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FromQuarkstoQuasars

Try to Build a Stable Solar System: Orbital Physics and World Making

Can you keep your worlds from colliding?

Build Your Universe

Chances are, at one point or another, you’ve longed for an opportunity to build your own little world. Now, you can do just that — sort of — through Super Planet Crash.

The online game allows you to create your own solar system and rack up points in the process. The premise is rather straight forward. To play, you select a combination of objects from a list (ice giants, super Earths, brown dwarfs, and so on) and attempt to assemble them into a stable planetary system. The more objects you add to your little corner of the cosmos and the longer your system remains stable, the more points you earn.

Of course, as is true of all planetary systems, eventually it all comes crashing down. The first time one planet collides with another (or is ejected from the solar system), the game ends.

Try to Build a Stable Solar System: Orbital Physics and World Making
Image Credit: Super Planet Smash

Ultimately, Super Planet Crash is more than just a game. It can help individuals understand both the mechanics that govern orbital physics and the ultimate fate of our own solar system. In the game, some planets will revolve many, many times and seem stable. However, if you look closer, you’ll see that their orbits are slightly increasing or decreasing, and these fluctuations will eventually causes them to bump into other objects.

In many ways, this process mimics our own solar system. Because we are here for such a short timespan (120 years at best), we get the impression that our region of the cosmos is steady and unchanging. However, that’s wildly inaccurate.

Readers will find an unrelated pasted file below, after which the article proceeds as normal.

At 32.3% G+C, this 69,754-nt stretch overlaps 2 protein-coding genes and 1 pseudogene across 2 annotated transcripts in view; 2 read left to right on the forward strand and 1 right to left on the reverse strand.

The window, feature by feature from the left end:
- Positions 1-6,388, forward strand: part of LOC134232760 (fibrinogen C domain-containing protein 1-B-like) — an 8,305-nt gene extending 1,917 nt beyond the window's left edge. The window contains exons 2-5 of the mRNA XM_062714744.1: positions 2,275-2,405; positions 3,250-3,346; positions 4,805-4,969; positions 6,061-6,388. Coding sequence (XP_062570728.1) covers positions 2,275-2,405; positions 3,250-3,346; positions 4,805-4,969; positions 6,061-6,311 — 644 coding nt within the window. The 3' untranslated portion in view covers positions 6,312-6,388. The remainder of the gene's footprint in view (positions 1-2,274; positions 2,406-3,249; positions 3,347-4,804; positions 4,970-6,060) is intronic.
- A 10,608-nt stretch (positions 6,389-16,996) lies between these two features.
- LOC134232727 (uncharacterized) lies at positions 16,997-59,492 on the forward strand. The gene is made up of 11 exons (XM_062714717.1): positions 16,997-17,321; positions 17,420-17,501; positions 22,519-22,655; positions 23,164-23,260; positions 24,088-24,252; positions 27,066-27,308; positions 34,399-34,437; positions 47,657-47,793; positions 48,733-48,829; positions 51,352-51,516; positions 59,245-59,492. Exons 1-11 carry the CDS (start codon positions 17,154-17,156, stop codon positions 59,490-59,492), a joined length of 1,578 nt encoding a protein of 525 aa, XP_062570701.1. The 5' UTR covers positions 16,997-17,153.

Over the course of its 4.6 billion year lifespan, our solar system has changed dramatically. Even today, our seemingly docile neighborhood is filled with rogue objects that can throw everything into chaos (think asteroids, comets, meteors, and so on). In fact, in the near future (astronomically speaking), Mars’ moon Phobos is going to careen into the surface of its host planet and be obliterated.

In that respect, the game ultimately helps users remember that our universe is in flux and constantly changing, with new objects continually being added and removed.

Orbital Dynamics Made Fun

The addictive game (and it is addictive) is driven by the same software code that astronomers use to find exoplanets, which are planets beyond our solar system.

The Science of Searching for Exoplanets [INFOGRAPHIC]
Click to View Full Infographic

Systemic Console is a scientific software package used to locate planets in the data that is gathered by telescopes like the Automated Planet Finder (APF) at the University of California’s Lick Observatory. Greg Laughlin, professor and chair of astronomy and astrophysics at UC Santa Cruz, developed Systemic Console with his students.

“Systemic Console is open-source software that we’ve made available for other scientists to use,” Laughlin asserts in a UCSC news release. “But we also wanted to create a portal for students and teachers so that anyone can use it.” They succeeded as the game is a great avenue for explaining the impact that cosmological objects have on one another, as well as a fun way to introduce students to the topic of orbital dynamics.

Co-developer Stefano Meschiari adds that the addictive nature of the game is beneficial to players. As users keep trying and trying to create a stable system, they begin to understand the relationship between planets, stars, and gravity. As he puts it, “It doesn’t take long for them to understand what’s going on with the orbital dynamics.” Eventually, if you get good enough and really come to understand how orbital dynamics works, you can create a system that lasts thousands of years.

Head over to Super Planet Crash and give the game a go. Where else can you create your own universe?

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